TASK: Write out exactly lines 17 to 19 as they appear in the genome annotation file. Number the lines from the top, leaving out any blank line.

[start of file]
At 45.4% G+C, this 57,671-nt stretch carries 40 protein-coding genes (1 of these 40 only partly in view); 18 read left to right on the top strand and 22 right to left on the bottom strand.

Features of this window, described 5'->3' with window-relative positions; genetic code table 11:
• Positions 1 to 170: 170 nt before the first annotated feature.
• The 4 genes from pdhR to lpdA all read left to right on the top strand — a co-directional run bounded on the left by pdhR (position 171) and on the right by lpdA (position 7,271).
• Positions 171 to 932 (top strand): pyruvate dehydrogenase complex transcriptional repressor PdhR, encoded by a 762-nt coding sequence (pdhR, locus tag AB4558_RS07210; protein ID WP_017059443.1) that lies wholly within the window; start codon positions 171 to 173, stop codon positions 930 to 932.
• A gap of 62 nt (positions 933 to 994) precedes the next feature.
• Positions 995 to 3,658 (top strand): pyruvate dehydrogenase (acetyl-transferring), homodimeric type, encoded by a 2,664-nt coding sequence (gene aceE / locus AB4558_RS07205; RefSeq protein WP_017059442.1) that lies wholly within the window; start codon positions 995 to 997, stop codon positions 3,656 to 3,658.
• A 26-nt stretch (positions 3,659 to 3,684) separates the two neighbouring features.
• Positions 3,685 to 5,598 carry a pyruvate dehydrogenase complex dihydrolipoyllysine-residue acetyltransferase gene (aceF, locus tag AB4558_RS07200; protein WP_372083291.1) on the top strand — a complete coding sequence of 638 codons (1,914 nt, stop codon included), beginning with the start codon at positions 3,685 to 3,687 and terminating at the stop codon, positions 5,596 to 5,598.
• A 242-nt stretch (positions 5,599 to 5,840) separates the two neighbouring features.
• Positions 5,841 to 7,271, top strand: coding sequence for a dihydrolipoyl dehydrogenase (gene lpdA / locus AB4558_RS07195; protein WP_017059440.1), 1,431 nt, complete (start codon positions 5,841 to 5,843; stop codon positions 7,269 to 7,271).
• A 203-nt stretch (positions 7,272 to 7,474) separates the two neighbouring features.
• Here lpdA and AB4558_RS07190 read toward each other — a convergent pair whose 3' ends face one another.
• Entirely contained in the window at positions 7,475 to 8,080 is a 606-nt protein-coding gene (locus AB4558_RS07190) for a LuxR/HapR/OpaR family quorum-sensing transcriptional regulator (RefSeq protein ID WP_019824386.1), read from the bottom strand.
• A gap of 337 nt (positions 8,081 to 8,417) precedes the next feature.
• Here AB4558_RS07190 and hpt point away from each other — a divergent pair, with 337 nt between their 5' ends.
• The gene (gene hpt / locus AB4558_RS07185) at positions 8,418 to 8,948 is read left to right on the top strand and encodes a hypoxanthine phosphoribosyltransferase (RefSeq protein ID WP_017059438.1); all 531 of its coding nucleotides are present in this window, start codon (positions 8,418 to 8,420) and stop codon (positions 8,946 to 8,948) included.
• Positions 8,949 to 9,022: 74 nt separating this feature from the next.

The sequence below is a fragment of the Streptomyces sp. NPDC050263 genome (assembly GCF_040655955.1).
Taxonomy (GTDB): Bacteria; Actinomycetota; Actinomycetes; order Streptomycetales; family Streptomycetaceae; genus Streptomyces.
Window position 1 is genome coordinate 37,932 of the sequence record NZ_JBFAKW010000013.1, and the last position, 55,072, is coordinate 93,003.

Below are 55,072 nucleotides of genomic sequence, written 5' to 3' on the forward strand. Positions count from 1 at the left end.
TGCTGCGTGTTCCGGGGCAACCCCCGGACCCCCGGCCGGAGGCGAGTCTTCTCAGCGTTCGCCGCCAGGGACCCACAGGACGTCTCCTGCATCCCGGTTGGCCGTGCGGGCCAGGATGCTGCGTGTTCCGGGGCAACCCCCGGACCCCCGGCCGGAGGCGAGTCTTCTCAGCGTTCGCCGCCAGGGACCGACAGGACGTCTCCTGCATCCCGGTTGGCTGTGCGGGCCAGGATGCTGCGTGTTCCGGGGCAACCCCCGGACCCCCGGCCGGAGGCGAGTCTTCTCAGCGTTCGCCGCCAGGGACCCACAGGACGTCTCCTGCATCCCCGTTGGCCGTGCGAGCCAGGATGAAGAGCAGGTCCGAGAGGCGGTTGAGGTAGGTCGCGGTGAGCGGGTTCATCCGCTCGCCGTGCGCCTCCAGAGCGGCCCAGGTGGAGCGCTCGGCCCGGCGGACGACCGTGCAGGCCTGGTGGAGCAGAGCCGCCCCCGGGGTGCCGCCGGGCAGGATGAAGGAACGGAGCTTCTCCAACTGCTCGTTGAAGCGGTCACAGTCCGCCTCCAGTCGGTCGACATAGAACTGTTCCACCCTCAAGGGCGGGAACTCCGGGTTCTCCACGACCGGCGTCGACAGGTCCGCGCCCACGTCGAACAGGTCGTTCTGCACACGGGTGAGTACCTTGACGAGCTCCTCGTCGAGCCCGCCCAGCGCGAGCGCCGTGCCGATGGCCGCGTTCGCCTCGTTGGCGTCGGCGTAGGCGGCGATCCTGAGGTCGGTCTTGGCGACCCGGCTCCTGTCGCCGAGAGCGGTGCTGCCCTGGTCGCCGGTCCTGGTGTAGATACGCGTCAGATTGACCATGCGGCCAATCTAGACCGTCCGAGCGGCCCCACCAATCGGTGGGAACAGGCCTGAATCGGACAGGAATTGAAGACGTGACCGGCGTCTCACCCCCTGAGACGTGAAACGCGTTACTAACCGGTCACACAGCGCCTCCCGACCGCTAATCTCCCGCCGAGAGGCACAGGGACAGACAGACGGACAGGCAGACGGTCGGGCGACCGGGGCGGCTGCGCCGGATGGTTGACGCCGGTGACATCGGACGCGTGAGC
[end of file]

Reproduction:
• The gene (gene hpt / locus AB4558_RS07185) at positions 8,418 to 8,948 is read left to right on the top strand and encodes a hypoxanthine phosphoribosyltransferase (RefSeq protein ID WP_017059438.1); all 531 of its coding nucleotides are present in this window, start codon (positions 8,418 to 8,420) and stop codon (positions 8,946 to 8,948) included.
• Positions 8,949 to 9,022: 74 nt separating this feature from the next.

The sequence below is a fragment of the Streptomyces sp. NPDC050263 genome (assembly GCF_040655955.1).